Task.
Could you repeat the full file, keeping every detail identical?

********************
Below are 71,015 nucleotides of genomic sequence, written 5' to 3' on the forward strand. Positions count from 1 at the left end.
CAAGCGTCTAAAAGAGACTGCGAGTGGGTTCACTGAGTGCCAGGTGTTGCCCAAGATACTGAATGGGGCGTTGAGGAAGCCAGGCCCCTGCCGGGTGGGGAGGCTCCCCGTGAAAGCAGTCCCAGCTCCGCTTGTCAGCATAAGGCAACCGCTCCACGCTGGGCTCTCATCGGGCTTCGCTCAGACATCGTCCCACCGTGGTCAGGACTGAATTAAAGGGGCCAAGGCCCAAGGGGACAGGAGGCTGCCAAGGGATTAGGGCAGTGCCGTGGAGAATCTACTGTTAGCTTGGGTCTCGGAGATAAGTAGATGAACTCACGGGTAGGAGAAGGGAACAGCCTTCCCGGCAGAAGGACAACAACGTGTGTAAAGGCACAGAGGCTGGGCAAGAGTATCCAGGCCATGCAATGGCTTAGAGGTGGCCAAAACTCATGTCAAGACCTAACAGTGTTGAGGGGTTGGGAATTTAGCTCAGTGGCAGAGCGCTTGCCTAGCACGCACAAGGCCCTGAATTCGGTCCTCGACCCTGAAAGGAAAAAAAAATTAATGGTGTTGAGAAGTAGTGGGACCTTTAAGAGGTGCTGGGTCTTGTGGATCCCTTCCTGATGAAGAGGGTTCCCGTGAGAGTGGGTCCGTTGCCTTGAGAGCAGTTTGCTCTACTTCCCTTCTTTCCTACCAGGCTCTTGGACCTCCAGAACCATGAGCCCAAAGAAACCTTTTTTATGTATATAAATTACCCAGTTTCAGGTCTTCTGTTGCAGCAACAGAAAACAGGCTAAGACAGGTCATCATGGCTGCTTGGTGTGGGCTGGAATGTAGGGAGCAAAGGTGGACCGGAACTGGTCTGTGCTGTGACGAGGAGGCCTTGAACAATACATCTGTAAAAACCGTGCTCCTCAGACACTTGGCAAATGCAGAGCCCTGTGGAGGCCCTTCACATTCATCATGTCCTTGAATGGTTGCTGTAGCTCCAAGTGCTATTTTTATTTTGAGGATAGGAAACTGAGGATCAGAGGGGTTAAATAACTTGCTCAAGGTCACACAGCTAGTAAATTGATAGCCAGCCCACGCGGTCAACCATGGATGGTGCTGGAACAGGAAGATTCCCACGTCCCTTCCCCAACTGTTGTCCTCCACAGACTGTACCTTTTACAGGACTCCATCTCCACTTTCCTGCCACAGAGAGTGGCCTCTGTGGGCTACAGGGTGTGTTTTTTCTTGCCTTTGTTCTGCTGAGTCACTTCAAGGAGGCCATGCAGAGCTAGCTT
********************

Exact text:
Below are 71,015 nucleotides of genomic sequence, written 5' to 3' on the forward strand. Positions count from 1 at the left end.
CAAGCGTCTAAAAGAGACTGCGAGTGGGTTCACTGAGTGCCAGGTGTTGCCCAAGATACTGAATGGGGCGTTGAGGAAGCCAGGCCCCTGCCGGGTGGGGAGGCTCCCCGTGAAAGCAGTCCCAGCTCCGCTTGTCAGCATAAGGCAACCGCTCCACGCTGGGCTCTCATCGGGCTTCGCTCAGACATCGTCCCACCGTGGTCAGGACTGAATTAAAGGGGCCAAGGCCCAAGGGGACAGGAGGCTGCCAAGGGATTAGGGCAGTGCCGTGGAGAATCTACTGTTAGCTTGGGTCTCGGAGATAAGTAGATGAACTCACGGGTAGGAGAAGGGAACAGCCTTCCCGGCAGAAGGACAACAACGTGTGTAAAGGCACAGAGGCTGGGCAAGAGTATCCAGGCCATGCAATGGCTTAGAGGTGGCCAAAACTCATGTCAAGACCTAACAGTGTTGAGGGGTTGGGAATTTAGCTCAGTGGCAGAGCGCTTGCCTAGCACGCACAAGGCCCTGAATTCGGTCCTCGACCCTGAAAGGAAAAAAAAATTAATGGTGTTGAGAAGTAGTGGGACCTTTAAGAGGTGCTGGGTCTTGTGGATCCCTTCCTGATGAAGAGGGTTCCCGTGAGAGTGGGTCCGTTGCCTTGAGAGCAGTTTGCTCTACTTCCCTTCTTTCCTACCAGGCTCTTGGACCTCCAGAACCATGAGCCCAAAGAAACCTTTTTTATGTATATAAATTACCCAGTTTCAGGTCTTCTGTTGCAGCAACAGAAAACAGGCTAAGACAGGTCATCATGGCTGCTTGGTGTGGGCTGGAATGTAGGGAGCAAAGGTGGACCGGAACTGGTCTGTGCTGTGACGAGGAGGCCTTGAACAATACATCTGTAAAAACCGTGCTCCTCAGACACTTGGCAAATGCAGAGCCCTGTGGAGGCCCTTCACATTCATCATGTCCTTGAATGGTTGCTGTAGCTCCAAGTGCTATTTTTATTTTGAGGATAGGAAACTGAGGATCAGAGGGGTTAAATAACTTGCTCAAGGTCACACAGCTAGTAAATTGATAGCCAGCCCACGCGGTCAACCATGGATGGTGCTGGAACAGGAAGATTCCCACGTCCCTTCCCCAACTGTTGTCCTCCACAGACTGTACCTTTTACAGGACTCCATCTCCACTTTCCTGCCACAGAGAGTGGCCTCTGTGGGCTACAGGGTGTGTTTTTTCTTGCCTTTGTTCTGCTGAGTCACTTCAAGGAGGCCATGCAGAGCTAGCTT